Clinical Review

Gynecologic care of the cancer patient

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It is beyond the scope of this article to delineate or evaluate the many herbal and nutritional supplements available for the management of vasomotor symptoms. According to the literature, their efficacy is questionable. Nonetheless, the industries that promote these products are among the fastest-growing businesses, largely due to the public’s fears about breast cancer.

Genitourinary symptoms. Atrophic changes of the vagina are common in the menopausal years and are associated with generalized pruritus and dyspareunia to variable degrees in each individual. This, in addition to the cancer diagnosis and treatment, can lead to symptoms of depression, low self-esteem, and relationship issues surrounding sexuality. It is essential to address symptoms of vaginal atrophy and discuss treatment options with the cancer patient. Local estrogen therapy in the form of a 17-beta estradiol-releasing ring or tablet is an effective method22,23 and has been used successfully in breast cancer survivors at our institution. Since the absorption of estrogen is minimal, it is thought to be safe.24 Further, the risk of endometrial cancer associated with the use of unopposed estrogen is lower with the vaginal ring or tablet than with estrogen cream, as evidenced by endometrial biopsies (TABLE 1).22 In addition, it appears patient satisfaction and acceptability, i.e., ease and comfort of administration, is greater with the tablet than with the cream (Figure 1).

FIGURE 1 Patient satisfaction with vaginal tablets and cream

Source: Rioux JE, Devlin C, Gelfrand M, et al. 17-beta estradiol vaginal tablet versus conjugated equine estrogen cream to relieve menopausal atrophic vaginitis. Menopause. 2000;7:156-161.TABLE 1

Safety of vaginal tablets versus cream for the treatment of atrophic vaginitis

Patients with biopsies/stained biopsies60495949
Atrophic endometrium34343515
Weakly proliferative endometrium1034
Proliferative endometrium0117
Endometrial hyperplasia0002
Biopsies with insufficient tissue25142021
Source: Rioux JE, Devlin C, Gelfrand M, et al. 17-beta estradiol vaginal tablet versus conjugated equine estrogen cream to relieve menopausal atrophic vaginitis. Menopause. 2000;7:156-161.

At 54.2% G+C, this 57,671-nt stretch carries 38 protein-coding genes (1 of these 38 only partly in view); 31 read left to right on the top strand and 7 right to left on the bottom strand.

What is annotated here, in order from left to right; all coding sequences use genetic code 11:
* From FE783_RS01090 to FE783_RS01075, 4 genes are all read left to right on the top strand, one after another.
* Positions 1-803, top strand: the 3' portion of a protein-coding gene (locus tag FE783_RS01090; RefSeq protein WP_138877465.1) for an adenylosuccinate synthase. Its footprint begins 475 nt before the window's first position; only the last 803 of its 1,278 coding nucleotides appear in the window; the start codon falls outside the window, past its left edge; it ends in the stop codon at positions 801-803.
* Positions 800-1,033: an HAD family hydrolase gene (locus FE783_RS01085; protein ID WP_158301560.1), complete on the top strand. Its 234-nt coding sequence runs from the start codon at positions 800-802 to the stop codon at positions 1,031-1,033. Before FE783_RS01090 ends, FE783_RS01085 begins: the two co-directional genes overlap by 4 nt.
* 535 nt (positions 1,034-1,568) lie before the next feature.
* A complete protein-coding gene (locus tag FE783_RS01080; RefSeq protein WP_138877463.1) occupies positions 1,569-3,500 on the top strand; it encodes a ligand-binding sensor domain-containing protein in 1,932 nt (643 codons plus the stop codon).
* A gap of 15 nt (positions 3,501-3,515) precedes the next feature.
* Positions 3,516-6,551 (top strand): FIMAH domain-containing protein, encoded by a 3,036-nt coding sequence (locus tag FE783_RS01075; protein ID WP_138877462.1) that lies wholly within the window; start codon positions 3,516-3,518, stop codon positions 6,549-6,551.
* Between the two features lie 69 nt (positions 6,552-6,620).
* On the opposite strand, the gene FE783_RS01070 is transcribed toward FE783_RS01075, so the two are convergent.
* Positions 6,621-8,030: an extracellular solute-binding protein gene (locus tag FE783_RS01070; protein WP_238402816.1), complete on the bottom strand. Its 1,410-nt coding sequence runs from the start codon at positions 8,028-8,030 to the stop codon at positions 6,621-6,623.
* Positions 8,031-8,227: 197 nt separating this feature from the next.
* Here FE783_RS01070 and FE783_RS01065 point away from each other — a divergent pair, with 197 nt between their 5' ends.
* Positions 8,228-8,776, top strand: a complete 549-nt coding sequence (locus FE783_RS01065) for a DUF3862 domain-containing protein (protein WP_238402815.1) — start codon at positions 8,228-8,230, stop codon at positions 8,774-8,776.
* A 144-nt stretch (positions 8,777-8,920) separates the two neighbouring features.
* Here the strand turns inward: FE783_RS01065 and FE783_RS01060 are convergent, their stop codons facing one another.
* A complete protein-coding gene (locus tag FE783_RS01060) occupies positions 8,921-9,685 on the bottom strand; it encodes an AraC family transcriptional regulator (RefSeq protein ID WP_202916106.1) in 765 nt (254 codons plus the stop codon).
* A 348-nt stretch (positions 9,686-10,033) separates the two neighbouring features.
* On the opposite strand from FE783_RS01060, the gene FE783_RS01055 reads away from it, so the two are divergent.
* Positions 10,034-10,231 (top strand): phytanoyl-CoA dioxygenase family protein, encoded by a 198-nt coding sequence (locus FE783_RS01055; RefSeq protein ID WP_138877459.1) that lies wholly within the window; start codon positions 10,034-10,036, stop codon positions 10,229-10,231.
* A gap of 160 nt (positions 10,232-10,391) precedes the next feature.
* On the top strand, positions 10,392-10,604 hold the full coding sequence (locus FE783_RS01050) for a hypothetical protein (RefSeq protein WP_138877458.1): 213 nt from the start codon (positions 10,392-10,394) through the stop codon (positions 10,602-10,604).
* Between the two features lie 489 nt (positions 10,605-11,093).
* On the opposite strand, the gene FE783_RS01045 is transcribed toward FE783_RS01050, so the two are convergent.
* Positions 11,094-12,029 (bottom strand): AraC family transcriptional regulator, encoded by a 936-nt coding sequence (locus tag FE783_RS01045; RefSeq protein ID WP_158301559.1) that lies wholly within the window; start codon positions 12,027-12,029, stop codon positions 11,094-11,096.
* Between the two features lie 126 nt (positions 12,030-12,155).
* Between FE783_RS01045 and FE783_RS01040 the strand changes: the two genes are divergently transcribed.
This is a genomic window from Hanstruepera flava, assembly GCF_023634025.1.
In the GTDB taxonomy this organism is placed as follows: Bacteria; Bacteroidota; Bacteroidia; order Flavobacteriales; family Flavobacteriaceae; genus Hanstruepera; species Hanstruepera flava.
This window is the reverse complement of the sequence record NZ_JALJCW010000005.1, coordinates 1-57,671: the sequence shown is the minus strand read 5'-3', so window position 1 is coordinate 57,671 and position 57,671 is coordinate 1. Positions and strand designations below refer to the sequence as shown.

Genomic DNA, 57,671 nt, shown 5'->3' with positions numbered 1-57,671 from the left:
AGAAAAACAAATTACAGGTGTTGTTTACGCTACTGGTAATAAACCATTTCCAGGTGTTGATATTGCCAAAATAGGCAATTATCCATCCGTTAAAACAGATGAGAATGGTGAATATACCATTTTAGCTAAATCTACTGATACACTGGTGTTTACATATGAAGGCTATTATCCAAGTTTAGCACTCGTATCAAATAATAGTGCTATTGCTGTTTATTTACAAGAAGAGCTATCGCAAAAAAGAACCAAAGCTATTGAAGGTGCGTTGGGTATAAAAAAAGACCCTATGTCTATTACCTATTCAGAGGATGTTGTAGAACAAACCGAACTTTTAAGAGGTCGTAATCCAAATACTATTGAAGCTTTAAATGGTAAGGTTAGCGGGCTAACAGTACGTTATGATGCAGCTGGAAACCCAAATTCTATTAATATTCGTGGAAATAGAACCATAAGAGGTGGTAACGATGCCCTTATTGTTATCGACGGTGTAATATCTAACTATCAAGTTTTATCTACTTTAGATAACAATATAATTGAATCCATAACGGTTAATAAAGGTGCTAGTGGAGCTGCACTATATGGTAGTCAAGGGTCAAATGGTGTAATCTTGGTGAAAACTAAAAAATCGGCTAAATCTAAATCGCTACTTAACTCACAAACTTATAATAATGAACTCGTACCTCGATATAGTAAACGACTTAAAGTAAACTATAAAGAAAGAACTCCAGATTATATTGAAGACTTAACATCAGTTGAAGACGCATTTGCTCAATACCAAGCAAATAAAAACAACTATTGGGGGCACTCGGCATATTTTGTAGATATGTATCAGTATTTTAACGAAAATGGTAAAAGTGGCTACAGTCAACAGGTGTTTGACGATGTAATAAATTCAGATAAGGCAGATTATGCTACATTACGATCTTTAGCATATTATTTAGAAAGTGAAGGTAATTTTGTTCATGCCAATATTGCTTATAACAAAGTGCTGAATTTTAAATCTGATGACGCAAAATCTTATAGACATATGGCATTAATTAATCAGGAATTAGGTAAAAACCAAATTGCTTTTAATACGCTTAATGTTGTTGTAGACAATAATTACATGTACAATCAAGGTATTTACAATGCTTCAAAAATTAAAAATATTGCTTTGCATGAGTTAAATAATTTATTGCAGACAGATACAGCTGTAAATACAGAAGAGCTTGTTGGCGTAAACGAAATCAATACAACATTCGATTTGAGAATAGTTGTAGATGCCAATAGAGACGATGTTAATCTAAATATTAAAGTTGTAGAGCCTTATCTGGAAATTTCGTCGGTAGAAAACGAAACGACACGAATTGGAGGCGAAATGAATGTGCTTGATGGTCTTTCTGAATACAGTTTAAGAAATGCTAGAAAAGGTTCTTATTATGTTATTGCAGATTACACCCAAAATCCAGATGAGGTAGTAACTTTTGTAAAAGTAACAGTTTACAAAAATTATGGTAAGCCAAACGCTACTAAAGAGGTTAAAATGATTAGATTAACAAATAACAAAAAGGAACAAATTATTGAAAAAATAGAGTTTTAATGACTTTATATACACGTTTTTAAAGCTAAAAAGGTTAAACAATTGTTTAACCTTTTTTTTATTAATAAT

Screening for genetic mutations

Genetic counseling should be offered to all patients who appear to carry an increased cancer risk based on their personal or family histories. Unfortunately, many women with a history of breast or ovarian cancer have never been offered such counseling. Therefore, it is important for Ob/Gyns to screen cancer survivors to identify those patients at risk for subsequent disease.

Although most cancers arise from somatic mutations acquired after birth, approximately 10% of both breast and ovarian cancers are thought to result from inherited gene mutations that are passed down through the maternal or paternal lines. The theory that some breast and ovarian cancers have a genetic basis has been entertained for decades, but only recently have the gene mutations BRCA1 and BRCA2 been identified.25,26 Approximately 85% of hereditary breast carcinomas result from alterations in the BRCA1 and BRCA2 genes.27 These genes also are responsible for most inherited ovarian carcinomas.

Studies also have shown that in families with a history of ovarian cancer or early-onset breast cancer, the risk of developing breast cancer by age 70 is more than 80% for women with BRCA1 or BRCA2 mutations.26,28-30 The risk of developing breast cancer before the age of 50 is 33% to 50% in women with a gene mutation in BRCA1 or BRCA2, versus only 2% in a woman without a gene mutation.30,31

The risk of ovarian cancer conferred by mutations in BRCA1 appears to be greater than that for BRCA2. The BRCA1 mutation is associated with a risk of ovarian cancer between 28% and 44% by age 70, as compared to 1.8% in the general population.28,30,32 The BRCA2-associated risk of ovarian cancer is estimated at 27%, with most cases occurring after the age of 50. TABLE 2 summarizes the risk of cancer conferred by inherited mutations in BRCA1 and BRCA2.

Three forms of hereditary epithelial ovarian cancer exist.26,28,33,34 The most common form appears as a component of the hereditary breast/ovarian cancer syndrome. In these families, multiple cases of breast and ovarian cancer are found, and mutations in the BRCA1 gene are thought to account for the vast majority of them.

The second form of hereditary ovarian cancer occurs as site-specific cancer and is inherited as an autosomal-dominant trait. Mutations in BRCA1 also account for a large proportion of these cases. The third form of hereditary ovarian cancer occurs as a component of the hereditary nonpolyposis colorectal cancer (HNPCC) syndrome. It is characterized by an autosomal-dominant transmission of nonpolyposis colon cancer along with adenocarcinomas of the ovary, uterus, breast, kidney, stomach, pancreas, small bowel, and biliary tree.35

The hallmark of hereditary ovarian cancers is their occurrence at a younger age, the mean being in the mid-40s, with 17% occurring by age 40.36 Therefore, if prophylactic surgery is considered, it generally should be performed prior to the end of the fourth decade of life, after the patient has completed child-bearing. However, since some cases of hereditary ovarian cancer occur in later life, it is thought that even a woman in her 60s or 70s may benefit from prophylactic surgery. Patients undergoing the surgery should be counseled that while their risk is reduced significantly, it is not eliminated. Primary peritoneal carcinomatosis remains a possibility; this risk is estimated at 2% to 11% for women who have undergone prophylactic surgery.37,38